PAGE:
May 2019


Workplace Wellbeing. It’s in your hands.


It’s a no brainer that our occupation/job/career/profession greatly impacts our overall wellness. According to research done by Gallup, when we spend the majority of our time (and lives) in work that is stressful, unfulfilling or unenjoyable, the odds of us experiencing high wellbeing in other areas of our lives diminishes greatly. And what do workers report hating more than their jobs? If you guessed their boss, you are correct.

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Master your mind so your mind does’t master you.

While doing a bit of research on the mind and negative thought patterns, I came across an inner critic quiz that helps you discover your inner critic patterns so you can create a plan for how to change them. Now I won’t list the 7 types of critics revealed in the quiz (you can discover them by taking the quiz via the link below), but I do want to start this post by defining ‘inner critic’. 

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From Emotional Wreck to Emotional Well-being.

“Self-care is an attitude towards our selves and our lives that says, I am responsible for myself.” ~ Melody Beattie

Emotional Exhaustion

Constant fatigue. Exhaustion. Migraines. Stomaches. Brain fog. Irritability. Impatience. Lack of focus. Disengagement. Discouragement. Distress.  Unmotivated. Frustrated. Cynical. Sleep deprived. Stressed. Unhappy. Uptight. These are the symptoms of burnout I experienced during the most stressful season of my life–5 years ago.

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Owning your self-care and zone of well-being.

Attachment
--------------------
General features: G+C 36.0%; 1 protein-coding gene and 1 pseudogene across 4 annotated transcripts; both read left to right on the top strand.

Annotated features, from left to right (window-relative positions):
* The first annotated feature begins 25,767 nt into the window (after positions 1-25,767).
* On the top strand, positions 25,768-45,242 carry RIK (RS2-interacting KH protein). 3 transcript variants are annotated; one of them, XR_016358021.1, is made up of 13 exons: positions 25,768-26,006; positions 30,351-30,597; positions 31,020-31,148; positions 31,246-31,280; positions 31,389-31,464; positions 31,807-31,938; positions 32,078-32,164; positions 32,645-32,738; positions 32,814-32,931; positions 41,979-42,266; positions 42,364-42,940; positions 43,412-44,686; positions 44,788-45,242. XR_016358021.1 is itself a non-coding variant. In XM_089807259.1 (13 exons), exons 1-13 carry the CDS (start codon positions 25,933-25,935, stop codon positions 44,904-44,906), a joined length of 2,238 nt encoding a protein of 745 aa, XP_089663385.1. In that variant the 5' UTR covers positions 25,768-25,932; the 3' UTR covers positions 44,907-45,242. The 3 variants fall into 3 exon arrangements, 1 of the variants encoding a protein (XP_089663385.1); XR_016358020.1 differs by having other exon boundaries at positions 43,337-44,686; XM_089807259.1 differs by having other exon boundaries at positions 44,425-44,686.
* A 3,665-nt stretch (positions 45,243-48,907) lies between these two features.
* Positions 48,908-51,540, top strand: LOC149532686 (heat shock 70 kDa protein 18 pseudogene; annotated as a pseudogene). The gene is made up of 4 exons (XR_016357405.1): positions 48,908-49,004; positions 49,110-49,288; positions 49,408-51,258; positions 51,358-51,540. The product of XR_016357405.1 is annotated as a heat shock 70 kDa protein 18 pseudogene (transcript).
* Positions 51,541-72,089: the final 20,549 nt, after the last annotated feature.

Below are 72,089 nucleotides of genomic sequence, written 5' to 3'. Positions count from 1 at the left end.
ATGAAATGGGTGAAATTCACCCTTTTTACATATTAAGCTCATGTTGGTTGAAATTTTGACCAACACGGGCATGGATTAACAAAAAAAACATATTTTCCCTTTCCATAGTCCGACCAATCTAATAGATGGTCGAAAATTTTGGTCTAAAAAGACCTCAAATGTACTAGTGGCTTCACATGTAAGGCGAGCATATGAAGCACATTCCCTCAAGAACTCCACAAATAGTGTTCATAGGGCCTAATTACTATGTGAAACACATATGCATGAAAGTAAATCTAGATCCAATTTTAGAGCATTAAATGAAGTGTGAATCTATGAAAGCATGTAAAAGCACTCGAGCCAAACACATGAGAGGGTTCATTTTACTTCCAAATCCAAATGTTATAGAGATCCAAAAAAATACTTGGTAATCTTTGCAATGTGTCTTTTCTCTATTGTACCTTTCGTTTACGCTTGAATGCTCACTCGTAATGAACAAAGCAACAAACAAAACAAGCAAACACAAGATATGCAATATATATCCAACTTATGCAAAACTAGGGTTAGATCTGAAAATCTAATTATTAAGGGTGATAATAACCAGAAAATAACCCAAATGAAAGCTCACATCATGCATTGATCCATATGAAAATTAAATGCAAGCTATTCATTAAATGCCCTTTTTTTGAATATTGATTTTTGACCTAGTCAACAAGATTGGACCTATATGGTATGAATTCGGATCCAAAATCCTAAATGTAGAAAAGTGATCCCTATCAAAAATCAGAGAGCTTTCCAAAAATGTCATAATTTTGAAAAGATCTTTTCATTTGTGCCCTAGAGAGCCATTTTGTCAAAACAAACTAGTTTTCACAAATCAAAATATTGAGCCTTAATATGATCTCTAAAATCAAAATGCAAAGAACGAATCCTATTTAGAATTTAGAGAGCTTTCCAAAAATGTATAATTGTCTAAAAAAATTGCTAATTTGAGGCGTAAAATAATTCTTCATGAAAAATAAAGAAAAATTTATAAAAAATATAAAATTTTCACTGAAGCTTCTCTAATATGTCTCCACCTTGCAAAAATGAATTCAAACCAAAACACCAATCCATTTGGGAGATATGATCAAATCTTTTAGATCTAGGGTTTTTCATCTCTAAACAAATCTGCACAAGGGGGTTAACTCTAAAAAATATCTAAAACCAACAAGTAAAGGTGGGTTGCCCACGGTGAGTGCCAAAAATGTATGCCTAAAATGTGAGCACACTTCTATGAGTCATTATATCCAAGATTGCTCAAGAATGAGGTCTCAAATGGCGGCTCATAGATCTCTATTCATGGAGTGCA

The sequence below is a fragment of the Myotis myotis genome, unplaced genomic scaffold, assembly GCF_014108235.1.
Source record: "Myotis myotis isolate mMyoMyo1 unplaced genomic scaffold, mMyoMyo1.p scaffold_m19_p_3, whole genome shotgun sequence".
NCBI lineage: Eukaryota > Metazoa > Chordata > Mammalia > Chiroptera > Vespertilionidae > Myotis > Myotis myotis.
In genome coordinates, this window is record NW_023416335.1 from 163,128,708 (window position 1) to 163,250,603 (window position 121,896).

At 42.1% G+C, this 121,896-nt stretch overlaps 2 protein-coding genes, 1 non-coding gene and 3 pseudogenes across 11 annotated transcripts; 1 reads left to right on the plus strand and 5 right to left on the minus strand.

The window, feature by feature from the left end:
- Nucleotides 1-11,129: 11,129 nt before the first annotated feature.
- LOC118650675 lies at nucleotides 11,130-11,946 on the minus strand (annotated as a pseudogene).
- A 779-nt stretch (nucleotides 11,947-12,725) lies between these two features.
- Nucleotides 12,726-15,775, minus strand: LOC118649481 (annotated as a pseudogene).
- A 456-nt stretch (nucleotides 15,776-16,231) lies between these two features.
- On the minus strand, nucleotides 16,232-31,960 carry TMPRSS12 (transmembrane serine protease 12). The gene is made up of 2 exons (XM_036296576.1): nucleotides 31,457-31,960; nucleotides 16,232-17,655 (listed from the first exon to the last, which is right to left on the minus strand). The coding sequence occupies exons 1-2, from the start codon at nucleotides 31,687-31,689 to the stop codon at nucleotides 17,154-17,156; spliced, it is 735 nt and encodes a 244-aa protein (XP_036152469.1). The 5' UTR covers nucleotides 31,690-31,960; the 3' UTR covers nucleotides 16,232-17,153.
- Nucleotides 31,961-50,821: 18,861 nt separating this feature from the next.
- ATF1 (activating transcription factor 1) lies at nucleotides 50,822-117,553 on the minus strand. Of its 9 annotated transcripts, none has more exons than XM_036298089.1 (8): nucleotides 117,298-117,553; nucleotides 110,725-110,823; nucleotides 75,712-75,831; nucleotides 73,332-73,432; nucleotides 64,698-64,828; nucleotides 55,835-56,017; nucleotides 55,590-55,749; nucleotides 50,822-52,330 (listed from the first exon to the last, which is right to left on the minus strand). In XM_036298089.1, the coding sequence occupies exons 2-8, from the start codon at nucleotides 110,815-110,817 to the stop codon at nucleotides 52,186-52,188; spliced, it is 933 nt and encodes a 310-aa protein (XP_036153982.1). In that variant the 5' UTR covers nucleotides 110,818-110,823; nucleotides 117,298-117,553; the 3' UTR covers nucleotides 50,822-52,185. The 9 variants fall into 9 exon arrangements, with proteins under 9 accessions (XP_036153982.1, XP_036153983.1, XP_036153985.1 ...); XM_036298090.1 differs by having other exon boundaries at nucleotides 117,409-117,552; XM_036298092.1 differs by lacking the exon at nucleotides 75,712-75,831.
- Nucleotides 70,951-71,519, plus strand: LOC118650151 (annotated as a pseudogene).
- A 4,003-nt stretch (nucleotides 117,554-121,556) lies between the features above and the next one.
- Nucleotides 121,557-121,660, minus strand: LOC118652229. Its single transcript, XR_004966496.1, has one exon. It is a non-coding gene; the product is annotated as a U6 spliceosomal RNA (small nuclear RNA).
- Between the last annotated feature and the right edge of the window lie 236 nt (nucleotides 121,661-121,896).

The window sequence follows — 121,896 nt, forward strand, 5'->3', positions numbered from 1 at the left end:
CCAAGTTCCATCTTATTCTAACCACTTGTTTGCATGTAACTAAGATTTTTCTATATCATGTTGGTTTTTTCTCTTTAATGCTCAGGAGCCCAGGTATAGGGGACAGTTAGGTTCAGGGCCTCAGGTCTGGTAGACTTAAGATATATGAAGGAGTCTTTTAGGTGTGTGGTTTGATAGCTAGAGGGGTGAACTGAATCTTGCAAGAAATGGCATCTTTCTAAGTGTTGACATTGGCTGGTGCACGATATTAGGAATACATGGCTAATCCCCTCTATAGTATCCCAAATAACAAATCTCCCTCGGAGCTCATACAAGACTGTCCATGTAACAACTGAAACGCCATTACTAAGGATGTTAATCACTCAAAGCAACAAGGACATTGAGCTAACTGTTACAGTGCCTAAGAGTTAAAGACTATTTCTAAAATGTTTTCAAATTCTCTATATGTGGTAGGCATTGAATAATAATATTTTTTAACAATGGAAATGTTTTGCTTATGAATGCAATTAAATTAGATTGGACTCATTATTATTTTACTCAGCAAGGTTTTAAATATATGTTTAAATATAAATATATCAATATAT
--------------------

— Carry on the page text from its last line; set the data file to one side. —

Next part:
Self- Care Defined

Everywhere you turn, someone is talking about self-care. It’s a super trendy hot topic these days. But what exactly is self-care? Why is self-care important? And how do you actually manage it and prioritize it? Over the next 4 (or maybe 6 posts), I’ll not only be sharing my perspective on this topic, but I’ll also be sharing what research and mental health experts are saying about how self-care protects and strengthens our overall health and well-being.


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The Voice of Fear

11 years ago on May 1st, I lost my mother to ovarian cancer. She had battled the disease for 3 years and died a few weeks after her 49th birthday. I remember my mother saying during her last few weeks of life that she had to get better because she still had a purpose to fulfill on this earth. When I heard these words, I remember saying in my heart:


“I don’t want to arrive at the end of my life believing I have yet to fulfill my God-given purpose. I want to be able to say with confidence that I have fulfilled it.”

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